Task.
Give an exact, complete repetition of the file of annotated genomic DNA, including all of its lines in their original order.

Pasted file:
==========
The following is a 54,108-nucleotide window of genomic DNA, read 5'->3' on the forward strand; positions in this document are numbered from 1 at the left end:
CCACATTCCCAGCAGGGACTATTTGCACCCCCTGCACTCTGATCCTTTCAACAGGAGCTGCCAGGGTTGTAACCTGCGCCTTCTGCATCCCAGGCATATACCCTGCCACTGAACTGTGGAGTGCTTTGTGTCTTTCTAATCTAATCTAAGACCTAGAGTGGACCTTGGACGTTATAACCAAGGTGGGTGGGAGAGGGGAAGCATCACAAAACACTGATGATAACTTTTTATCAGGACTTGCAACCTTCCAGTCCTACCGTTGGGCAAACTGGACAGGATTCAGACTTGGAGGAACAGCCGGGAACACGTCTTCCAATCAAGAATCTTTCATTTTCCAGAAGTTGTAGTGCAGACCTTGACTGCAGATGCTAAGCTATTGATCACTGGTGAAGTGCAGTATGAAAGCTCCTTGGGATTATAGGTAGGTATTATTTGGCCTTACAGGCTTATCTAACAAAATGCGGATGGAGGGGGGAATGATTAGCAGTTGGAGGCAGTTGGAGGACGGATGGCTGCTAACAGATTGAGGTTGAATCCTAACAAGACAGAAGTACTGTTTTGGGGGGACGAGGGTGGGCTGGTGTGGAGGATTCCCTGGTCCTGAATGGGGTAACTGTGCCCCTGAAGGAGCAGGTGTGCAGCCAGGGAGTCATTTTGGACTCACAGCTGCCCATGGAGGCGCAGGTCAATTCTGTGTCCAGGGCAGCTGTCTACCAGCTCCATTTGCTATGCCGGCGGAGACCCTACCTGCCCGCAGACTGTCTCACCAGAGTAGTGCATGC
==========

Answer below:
The following is a 54,108-nucleotide window of genomic DNA, read 5'->3' on the forward strand; positions in this document are numbered from 1 at the left end:
CCACATTCCCAGCAGGGACTATTTGCACCCCCTGCACTCTGATCCTTTCAACAGGAGCTGCCAGGGTTGTAACCTGCGCCTTCTGCATCCCAGGCATATACCCTGCCACTGAACTGTGGAGTGCTTTGTGTCTTTCTAATCTAATCTAAGACCTAGAGTGGACCTTGGACGTTATAACCAAGGTGGGTGGGAGAGGGGAAGCATCACAAAACACTGATGATAACTTTTTATCAGGACTTGCAACCTTCCAGTCCTACCGTTGGGCAAACTGGACAGGATTCAGACTTGGAGGAACAGCCGGGAACACGTCTTCCAATCAAGAATCTTTCATTTTCCAGAAGTTGTAGTGCAGACCTTGACTGCAGATGCTAAGCTATTGATCACTGGTGAAGTGCAGTATGAAAGCTCCTTGGGATTATAGGTAGGTATTATTTGGCCTTACAGGCTTATCTAACAAAATGCGGATGGAGGGGGGAATGATTAGCAGTTGGAGGCAGTTGGAGGACGGATGGCTGCTAACAGATTGAGGTTGAATCCTAACAAGACAGAAGTACTGTTTTGGGGGGACGAGGGTGGGCTGGTGTGGAGGATTCCCTGGTCCTGAATGGGGTAACTGTGCCCCTGAAGGAGCAGGTGTGCAGCCAGGGAGTCATTTTGGACTCACAGCTGCCCATGGAGGCGCAGGTCAATTCTGTGTCCAGGGCAGCTGTCTACCAGCTCCATTTGCTATGCCGGCGGAGACCCTACCTGCCCGCAGACTGTCTCACCAGAGTAGTGCATGC